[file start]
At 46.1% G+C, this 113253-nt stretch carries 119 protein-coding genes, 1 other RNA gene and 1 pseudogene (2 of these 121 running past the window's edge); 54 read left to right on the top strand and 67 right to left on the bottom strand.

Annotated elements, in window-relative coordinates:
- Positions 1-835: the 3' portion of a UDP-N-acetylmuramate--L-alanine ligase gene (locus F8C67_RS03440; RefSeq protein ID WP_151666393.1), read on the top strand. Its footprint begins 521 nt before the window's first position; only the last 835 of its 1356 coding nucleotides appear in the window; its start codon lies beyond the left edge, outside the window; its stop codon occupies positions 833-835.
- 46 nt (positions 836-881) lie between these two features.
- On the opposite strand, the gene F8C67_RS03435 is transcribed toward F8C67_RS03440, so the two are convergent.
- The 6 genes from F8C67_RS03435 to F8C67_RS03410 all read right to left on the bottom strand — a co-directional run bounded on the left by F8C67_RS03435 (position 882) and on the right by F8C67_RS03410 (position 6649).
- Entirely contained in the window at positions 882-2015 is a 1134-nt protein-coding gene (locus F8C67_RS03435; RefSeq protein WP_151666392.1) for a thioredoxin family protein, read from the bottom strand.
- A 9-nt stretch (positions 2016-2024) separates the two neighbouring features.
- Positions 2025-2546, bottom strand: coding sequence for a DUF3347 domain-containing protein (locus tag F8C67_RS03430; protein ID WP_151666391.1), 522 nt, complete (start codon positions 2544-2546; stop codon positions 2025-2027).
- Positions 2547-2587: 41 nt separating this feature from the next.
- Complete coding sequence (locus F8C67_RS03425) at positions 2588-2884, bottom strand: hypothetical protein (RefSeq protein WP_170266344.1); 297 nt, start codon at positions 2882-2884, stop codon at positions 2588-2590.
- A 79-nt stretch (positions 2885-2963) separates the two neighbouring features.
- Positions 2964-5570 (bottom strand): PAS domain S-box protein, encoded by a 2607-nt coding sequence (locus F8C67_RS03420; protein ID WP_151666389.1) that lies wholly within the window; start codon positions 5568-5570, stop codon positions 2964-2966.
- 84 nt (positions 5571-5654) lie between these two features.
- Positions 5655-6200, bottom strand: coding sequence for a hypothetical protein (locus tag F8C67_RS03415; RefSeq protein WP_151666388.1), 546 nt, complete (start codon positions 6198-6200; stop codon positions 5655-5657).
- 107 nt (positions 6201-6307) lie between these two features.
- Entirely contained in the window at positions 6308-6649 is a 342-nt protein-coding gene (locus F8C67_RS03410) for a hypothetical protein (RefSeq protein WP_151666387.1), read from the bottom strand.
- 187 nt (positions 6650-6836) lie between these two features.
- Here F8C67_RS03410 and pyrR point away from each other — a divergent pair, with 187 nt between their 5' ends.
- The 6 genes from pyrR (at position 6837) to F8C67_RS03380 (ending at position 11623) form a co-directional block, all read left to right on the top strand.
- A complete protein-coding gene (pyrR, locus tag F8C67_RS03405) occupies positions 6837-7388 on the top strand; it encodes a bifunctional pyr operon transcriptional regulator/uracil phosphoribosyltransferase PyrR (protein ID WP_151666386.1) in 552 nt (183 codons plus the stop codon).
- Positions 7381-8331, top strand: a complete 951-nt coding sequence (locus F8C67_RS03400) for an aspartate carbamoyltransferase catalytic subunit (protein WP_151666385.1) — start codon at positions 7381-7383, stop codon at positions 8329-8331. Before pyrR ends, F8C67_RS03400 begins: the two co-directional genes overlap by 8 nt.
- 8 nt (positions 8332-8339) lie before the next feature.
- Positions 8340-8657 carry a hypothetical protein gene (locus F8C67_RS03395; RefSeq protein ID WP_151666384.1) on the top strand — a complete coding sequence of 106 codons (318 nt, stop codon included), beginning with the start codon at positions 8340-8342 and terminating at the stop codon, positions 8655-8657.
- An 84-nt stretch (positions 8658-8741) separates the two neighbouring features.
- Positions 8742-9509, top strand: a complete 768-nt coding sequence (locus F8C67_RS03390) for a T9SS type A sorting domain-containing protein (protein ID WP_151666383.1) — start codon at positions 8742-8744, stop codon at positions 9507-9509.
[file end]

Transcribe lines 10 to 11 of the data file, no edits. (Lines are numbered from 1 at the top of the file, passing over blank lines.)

- Positions 2547-2587: 41 nt separating this feature from the next.
- Complete coding sequence (locus F8C67_RS03425) at positions 2588-2884, bottom strand: hypothetical protein (RefSeq protein WP_170266344.1); 297 nt, start codon at positions 2882-2884, stop codon at positions 2588-2590.